Strong evidence that HPV vaccination protects against cervical pre-cancer, review finds

A Cochrane review found that for participants who tested negative for HPV types before vaccination, the risk of cervical pre-cancer was virtually eliminated.

Teenager receives HPV vaccination

There is strong evidence that vaccination against human papillomavirus (HPV) between the ages of 15 and 26 years protects against cervical pre-cancer in young women, concluded the authors of a recent Cochrane review (9 May 2018)[1]
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The team looked at 26 trials involving a total of 73,428 participants who received monovalent, bivalent or quadrivalent vaccination and were followed up for between 1.3 and 8.0 years.

They found high-certainty evidence that for participants who tested negative for high-risk HPV types before vaccination, the relative risk of cervical pre-cancer was virtually eliminated when vaccination occurred between 15 and 26 years.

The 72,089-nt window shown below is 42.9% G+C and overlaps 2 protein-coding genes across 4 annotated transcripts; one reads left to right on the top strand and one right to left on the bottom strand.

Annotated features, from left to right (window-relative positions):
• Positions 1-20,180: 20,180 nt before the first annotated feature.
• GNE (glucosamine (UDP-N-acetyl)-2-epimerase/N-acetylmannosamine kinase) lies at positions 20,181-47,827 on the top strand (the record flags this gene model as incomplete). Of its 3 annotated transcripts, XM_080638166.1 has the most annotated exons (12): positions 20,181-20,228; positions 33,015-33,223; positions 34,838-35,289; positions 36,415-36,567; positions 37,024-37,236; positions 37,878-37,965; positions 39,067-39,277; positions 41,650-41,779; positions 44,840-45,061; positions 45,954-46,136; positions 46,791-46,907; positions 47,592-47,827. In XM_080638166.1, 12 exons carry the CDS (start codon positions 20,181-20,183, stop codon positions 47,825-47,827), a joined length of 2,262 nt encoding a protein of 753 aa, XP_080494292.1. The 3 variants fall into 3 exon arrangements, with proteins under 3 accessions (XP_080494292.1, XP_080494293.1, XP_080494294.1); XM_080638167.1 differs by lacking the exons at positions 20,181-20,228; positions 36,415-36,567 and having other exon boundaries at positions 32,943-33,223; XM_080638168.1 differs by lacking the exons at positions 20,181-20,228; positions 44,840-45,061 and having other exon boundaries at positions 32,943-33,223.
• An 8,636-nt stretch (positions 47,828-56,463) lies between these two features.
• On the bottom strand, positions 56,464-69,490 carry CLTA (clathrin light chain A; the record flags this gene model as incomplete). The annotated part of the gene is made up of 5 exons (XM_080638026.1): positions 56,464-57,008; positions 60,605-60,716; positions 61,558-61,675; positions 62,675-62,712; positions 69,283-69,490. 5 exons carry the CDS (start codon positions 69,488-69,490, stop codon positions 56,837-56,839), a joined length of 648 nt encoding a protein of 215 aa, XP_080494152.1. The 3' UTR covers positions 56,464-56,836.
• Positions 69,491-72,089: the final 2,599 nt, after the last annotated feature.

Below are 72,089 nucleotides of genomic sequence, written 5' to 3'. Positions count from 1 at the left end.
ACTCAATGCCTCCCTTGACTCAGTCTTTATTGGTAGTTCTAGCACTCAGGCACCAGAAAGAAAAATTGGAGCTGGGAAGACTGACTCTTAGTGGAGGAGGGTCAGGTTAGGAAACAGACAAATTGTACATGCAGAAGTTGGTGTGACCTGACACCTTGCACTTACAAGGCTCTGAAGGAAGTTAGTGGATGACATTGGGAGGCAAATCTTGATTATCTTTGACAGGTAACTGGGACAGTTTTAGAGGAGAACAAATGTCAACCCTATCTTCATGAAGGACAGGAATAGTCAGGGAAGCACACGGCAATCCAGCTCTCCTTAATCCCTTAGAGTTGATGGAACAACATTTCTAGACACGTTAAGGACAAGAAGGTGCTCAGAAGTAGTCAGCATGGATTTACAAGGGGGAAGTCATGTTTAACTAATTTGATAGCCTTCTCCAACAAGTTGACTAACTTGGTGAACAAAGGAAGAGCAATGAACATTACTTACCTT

There was no increased risk of serious adverse events but there was uncertain evidence that HPV vaccination is related to adverse pregnancy outcomes, such as congenital abnormalities and stillbirths.

“Long-term follow-up is needed to monitor the impact [of HPV vaccination] on cervical cancer, occurrence of rare harms and pregnancy outcomes,” the team concluded.

References

[1] Arbyn M, Xu L, Simoens C et al. Prophylactic vaccination against human papillomaviruses to prevent cervical cancer and its precursors. Cochr Data Sys Rev 2018;5. doi: 10.1002/14651858.CD009069.pub3

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Citation
Clinical Pharmacist, CP, July 2018, Vol 10, No 7;10(7):DOI:10.1211/PJ.2018.20205056